http://www.todayinliterature.com

October 22, 2017

Rhyme War: Shadwell vs. Dryden

On this day in 1692, British poet and playwright Thomas Shadwell died. Shadwell wrote eighteen plays and became poet laureate but, as the Columbia History of English Literature puts it, "he enjoyed a popularity in his own day which is not easily explicable in ours," as literary skill "was not among the gifts of his mind." This is utter kindness compared to the attacks suffered by Shadwell from contemporary John Dryden. For it is as loser in their satire war that Shadwell is now remembered, his three written about Dryden being no match for Dryden's three about him. In Mac Flecknoe, or a Satire on the True Blue Protestant Poet, T.S., Dryden has Flecknoe, the King of Dullness, give his crown to Shadwell, the son with the most suitable genes and talent:
    ...And pond'ring which of all his sons was fit
    To reign, and wage immortal war with wit;
    Cry'd, 'tis resolv'd; for nature pleads that he
    Should only rule, who most resembles me:
    Shadwell alone my perfect image bears,
    Mature in dullness from his tender years.
    Shadwell alone, of all my sons, is he
    Who stands confirm'd in full stupidity.
    The rest to some faint meaning make pretence,
    But Shadwell never deviates into sense....
The Shadwell-Dryden dispute could be highbrow, such as their debate on whether Ben Jonson was a better playwright than Shakespeare, but much of it was sniping along Whig vrs. Tory and Protestant vrs. Catholic lines. Judging by talent rather than partisanship, modern literary historians label the second half of the 17th century the 'Age of Dryden' and barely give Shadwell an anthology page. During his day Dryden ruled supreme too, at least at his own coffee-house. This was the famous "Will's," where the Restoration wits would gather to practice, and where, says Samuel Johnson in Lives of the English Poets, Dryden's armed chair "which in the winter had a settled and prescriptive place by the fire, was in the summer placed in the balcony." Here a young Alexander Pope came to train, a wide-eyed Samuel Pepys came to listen, and many with hopes for their manuscript came to get Dryden's endorsement, at the risk of getting his barb. The game could be played with gloves off: one gentleman who did not like Dryden's attitude had him beaten up while walking home from Will's. It could also be played for keeps: when James II abdicated in 1688, and it was once again open season on Catholics, Dryden had his poet laureateship -- he was Britain's first -- taken from him, and given to Thomas Shadwell. Thus the butt of Dryden's enthronement joke in Mac Flecknoe now got from the real King the poetic crown, the pension, and a "butt of Canary wine." Shadwell was a heavy drinker, and opium taker; most accounts of his death in 1692 attribute it to an opium overdose.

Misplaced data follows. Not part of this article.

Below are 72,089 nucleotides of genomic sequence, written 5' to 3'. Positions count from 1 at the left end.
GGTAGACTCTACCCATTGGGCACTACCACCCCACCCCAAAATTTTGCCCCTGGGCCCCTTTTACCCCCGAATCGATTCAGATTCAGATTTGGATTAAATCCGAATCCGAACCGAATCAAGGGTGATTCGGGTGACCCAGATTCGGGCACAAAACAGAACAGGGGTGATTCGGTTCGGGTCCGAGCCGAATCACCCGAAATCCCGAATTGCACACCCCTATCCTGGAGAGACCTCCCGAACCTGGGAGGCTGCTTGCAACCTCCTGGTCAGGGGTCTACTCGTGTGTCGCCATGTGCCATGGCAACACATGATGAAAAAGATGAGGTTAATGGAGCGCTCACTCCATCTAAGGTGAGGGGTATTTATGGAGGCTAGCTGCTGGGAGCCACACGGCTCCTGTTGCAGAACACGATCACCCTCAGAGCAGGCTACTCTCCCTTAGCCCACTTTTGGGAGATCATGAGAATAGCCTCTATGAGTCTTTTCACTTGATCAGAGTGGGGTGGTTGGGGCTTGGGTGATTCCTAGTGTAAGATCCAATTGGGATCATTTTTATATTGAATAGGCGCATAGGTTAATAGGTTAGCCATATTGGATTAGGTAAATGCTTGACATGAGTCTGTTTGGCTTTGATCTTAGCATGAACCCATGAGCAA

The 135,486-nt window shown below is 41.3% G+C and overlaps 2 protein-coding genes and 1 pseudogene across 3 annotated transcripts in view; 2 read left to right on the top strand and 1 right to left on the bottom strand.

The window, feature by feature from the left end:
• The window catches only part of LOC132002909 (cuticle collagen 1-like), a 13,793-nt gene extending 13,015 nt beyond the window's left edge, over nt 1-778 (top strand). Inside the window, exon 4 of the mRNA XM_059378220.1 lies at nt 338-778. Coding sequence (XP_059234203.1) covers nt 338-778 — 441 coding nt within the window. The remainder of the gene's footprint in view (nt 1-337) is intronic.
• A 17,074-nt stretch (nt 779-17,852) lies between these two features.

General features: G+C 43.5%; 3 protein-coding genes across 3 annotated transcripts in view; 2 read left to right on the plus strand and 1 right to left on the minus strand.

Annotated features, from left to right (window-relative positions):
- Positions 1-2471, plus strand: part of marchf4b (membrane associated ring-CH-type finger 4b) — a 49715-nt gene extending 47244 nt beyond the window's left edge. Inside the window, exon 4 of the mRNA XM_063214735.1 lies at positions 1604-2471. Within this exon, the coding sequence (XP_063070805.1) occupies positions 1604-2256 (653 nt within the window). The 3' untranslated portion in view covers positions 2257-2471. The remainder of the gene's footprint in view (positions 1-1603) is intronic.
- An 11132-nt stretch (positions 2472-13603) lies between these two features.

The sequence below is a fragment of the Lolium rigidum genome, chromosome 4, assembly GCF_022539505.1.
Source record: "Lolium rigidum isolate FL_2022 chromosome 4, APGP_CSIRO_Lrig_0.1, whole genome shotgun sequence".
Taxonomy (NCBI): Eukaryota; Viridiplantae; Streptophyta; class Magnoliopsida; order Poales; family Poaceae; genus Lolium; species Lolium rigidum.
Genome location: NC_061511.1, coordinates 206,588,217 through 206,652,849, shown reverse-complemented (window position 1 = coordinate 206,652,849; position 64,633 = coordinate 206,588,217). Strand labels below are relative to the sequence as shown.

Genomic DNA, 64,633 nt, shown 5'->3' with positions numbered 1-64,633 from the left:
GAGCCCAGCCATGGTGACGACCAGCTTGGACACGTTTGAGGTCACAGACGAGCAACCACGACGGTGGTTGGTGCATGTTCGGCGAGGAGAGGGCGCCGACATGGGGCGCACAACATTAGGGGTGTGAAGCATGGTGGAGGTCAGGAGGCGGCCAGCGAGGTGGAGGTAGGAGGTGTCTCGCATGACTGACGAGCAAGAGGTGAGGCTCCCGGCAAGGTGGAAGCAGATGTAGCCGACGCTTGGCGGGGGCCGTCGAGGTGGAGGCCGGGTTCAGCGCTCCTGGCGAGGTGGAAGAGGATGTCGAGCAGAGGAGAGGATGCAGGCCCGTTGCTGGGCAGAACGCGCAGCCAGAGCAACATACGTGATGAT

Buy at Amazon
Buy at Barnes & Noble